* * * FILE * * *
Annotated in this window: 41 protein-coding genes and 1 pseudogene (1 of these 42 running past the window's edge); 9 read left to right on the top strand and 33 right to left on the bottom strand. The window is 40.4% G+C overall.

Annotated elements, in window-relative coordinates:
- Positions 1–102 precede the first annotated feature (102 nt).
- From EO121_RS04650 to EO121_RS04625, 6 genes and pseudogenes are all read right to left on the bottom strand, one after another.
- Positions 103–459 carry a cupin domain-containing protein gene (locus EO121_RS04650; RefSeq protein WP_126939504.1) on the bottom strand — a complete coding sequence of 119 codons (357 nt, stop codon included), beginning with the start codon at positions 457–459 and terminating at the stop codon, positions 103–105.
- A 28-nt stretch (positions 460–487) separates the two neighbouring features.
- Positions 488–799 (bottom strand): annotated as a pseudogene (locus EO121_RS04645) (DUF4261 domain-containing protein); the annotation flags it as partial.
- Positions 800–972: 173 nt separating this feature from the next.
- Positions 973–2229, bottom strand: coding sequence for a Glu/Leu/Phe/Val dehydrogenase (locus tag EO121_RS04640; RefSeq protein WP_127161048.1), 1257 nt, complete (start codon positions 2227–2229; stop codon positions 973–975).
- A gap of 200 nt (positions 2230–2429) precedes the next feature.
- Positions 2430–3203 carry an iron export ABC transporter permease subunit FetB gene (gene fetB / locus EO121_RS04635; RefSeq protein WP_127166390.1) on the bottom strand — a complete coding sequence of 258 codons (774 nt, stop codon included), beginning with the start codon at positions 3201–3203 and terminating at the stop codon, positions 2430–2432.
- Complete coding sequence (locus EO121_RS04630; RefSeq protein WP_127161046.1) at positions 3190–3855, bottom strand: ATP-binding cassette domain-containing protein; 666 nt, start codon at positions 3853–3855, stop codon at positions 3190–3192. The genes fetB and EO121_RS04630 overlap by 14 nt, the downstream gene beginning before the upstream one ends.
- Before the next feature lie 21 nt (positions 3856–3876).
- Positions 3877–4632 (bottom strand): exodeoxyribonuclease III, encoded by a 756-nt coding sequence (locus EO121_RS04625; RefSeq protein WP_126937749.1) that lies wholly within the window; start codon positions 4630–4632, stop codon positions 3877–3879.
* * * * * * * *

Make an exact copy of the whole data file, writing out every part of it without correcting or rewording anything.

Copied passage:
Annotated in this window: 41 protein-coding genes and 1 pseudogene (1 of these 42 running past the window's edge); 9 read left to right on the top strand and 33 right to left on the bottom strand. The window is 40.4% G+C overall.

Annotated elements, in window-relative coordinates:
- Positions 1–102 precede the first annotated feature (102 nt).
- From EO121_RS04650 to EO121_RS04625, 6 genes and pseudogenes are all read right to left on the bottom strand, one after another.
- Positions 103–459 carry a cupin domain-containing protein gene (locus EO121_RS04650; RefSeq protein WP_126939504.1) on the bottom strand — a complete coding sequence of 119 codons (357 nt, stop codon included), beginning with the start codon at positions 457–459 and terminating at the stop codon, positions 103–105.
- A 28-nt stretch (positions 460–487) separates the two neighbouring features.
- Positions 488–799 (bottom strand): annotated as a pseudogene (locus EO121_RS04645) (DUF4261 domain-containing protein); the annotation flags it as partial.
- Positions 800–972: 173 nt separating this feature from the next.
- Positions 973–2229, bottom strand: coding sequence for a Glu/Leu/Phe/Val dehydrogenase (locus tag EO121_RS04640; RefSeq protein WP_127161048.1), 1257 nt, complete (start codon positions 2227–2229; stop codon positions 973–975).
- A gap of 200 nt (positions 2230–2429) precedes the next feature.
- Positions 2430–3203 carry an iron export ABC transporter permease subunit FetB gene (gene fetB / locus EO121_RS04635; RefSeq protein WP_127166390.1) on the bottom strand — a complete coding sequence of 258 codons (774 nt, stop codon included), beginning with the start codon at positions 3201–3203 and terminating at the stop codon, positions 2430–2432.
- Complete coding sequence (locus EO121_RS04630; RefSeq protein WP_127161046.1) at positions 3190–3855, bottom strand: ATP-binding cassette domain-containing protein; 666 nt, start codon at positions 3853–3855, stop codon at positions 3190–3192. The genes fetB and EO121_RS04630 overlap by 14 nt, the downstream gene beginning before the upstream one ends.
- Before the next feature lie 21 nt (positions 3856–3876).
- Positions 3877–4632 (bottom strand): exodeoxyribonuclease III, encoded by a 756-nt coding sequence (locus EO121_RS04625; RefSeq protein WP_126937749.1) that lies wholly within the window; start codon positions 4630–4632, stop codon positions 3877–3879.